In the first good thing to happen in this tale, a man stepped up to pay Jesse’s tab. “He was standing right behind me,” Jesse said. “I asked him what I could do to make restitution and he said ‘Don’t worry about it, buddy. Don’t worry about it.’”
Once home, the veteran began calling around, clueless as to how he could get that state identification card. There was the transportation issue of getting down to the Department of Licensing, and those cards cost $45. On $62 a month, it’s an impossible sum.
A search did produce the old drivers license, he said, “but that won’t do me any good now.”
Somehow, and no one can figure out how, Jesse reached Rhonda Detray with the state’s Department of Information Services. It’s not what she usually does — her office provides information technology assistance to state and local agencies, school districts, tribal organizations and qualifying nonprofit groups — but Rhonda called Walmart on Jesse’s behalf.
That conversation didn’t go as she hoped, she told me in an email that night. One manager at the store seemed to brush off the situation, again citing policy and offering no solutions. “I have worked retail before and know they can use a key or code to override a cash register,” Rhonda assured me. “I don’t remember being so disgusted in a very long time.”
She sent her angst and Jesse’s information over to the state’s Department of Veterans Affairs, where Colleen Gilbert took over.
Second lucky stroke for the veteran … Jesse also had some questions and concerns about his veterans benefits that had been nagging at him. He just didn’t know where to turn for help, he told me.
Colleen contacted John Waterbrook, who helps vets with VA benefit claims in Walla Walla. John, of course, knows folks over at Walmart, Colleen said to me. “It’s one of the first things he told me.”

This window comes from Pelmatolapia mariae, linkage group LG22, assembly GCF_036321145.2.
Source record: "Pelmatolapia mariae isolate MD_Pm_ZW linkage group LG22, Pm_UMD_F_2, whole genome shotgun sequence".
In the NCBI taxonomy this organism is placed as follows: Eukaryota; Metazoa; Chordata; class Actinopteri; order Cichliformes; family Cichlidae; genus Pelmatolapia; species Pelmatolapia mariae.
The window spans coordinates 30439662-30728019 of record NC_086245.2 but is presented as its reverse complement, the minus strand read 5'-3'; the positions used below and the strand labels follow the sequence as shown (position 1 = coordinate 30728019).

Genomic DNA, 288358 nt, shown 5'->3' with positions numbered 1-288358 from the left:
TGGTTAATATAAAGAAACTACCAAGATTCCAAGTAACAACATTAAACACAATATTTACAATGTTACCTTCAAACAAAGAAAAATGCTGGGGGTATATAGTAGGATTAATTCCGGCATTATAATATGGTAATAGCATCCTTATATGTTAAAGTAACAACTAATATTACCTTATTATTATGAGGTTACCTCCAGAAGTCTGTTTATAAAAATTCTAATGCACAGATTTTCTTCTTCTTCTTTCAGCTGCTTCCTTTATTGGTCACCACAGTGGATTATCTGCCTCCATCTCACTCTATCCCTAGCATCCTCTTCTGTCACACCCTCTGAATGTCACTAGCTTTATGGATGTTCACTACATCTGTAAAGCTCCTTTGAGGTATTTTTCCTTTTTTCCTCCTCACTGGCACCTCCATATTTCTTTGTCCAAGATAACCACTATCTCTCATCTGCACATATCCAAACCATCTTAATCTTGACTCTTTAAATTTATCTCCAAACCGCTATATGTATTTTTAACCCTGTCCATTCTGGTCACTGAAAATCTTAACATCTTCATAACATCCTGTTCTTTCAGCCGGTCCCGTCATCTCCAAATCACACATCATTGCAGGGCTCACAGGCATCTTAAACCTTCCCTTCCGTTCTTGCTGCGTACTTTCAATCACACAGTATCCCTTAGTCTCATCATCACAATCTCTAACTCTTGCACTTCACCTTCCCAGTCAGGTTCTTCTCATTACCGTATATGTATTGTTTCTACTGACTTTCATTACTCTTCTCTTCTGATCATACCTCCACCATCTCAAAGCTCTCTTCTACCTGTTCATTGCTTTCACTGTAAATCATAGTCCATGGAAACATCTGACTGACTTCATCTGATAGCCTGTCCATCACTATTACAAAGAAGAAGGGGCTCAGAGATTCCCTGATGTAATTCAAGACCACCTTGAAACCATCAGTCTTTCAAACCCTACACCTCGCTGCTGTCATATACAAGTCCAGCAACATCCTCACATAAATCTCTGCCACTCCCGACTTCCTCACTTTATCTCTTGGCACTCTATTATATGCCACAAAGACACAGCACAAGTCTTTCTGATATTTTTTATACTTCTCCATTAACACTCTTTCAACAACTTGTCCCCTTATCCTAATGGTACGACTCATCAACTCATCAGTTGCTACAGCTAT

So John, along with Brian Westfield, who heads the Jonathan M. Wainwright Veterans Affairs Medical Center, talked to Jesse and talked to Walmart.
“They acknowledged the incident,” John said. But the store was also working out ways to help the veteran, a manager told John.
Absolutely, Dianna from corporate Walmart agreed. “This was an unusual circumstance and we understand his frustration. We want to make it up to Mr. Barton by helping him get that state ID. Everyone needs a legal form of ID.”
Yet when Jesse was contacted by Jamie Kennedy, general manager of the College Place Walmart, he hung up on him, the veteran conceded. “As you can imagine, I was really mad they wouldn’t cash my check. Walmart is the only place I have to go to get anything.”
Nonetheless, he understand there is “a lot of check writing going on and I can understand they are tightening down on things. A lot of it is affecting us, too. But I am stuck in this place, I haven’t got much choice of anything.”
In the warm season, Jess uses his motorized wheelchair to get to town and back, he explained. However, many spots are inaccessible to those who use wheelchairs. “You’re just out of luck.”
For the moment, however, Jesse’s luck is looking up. Jamie Kennedy refused to be derailed and tried again to make things right. On Tuesday he did just that when he arranged for Jesse to be driven to the Department of Licensing and then paid for the state identification card. It went perfectly, Jamie said Wednesday. “All told, it didn’t take more than 15 minutes.”
Make that the third glass of lemonade to come from this particular lemon.
With legal ID in his possession, today will be a good Thanksgiving, Jesse said. “I never expected anything like this to blow up into this kind of picture.”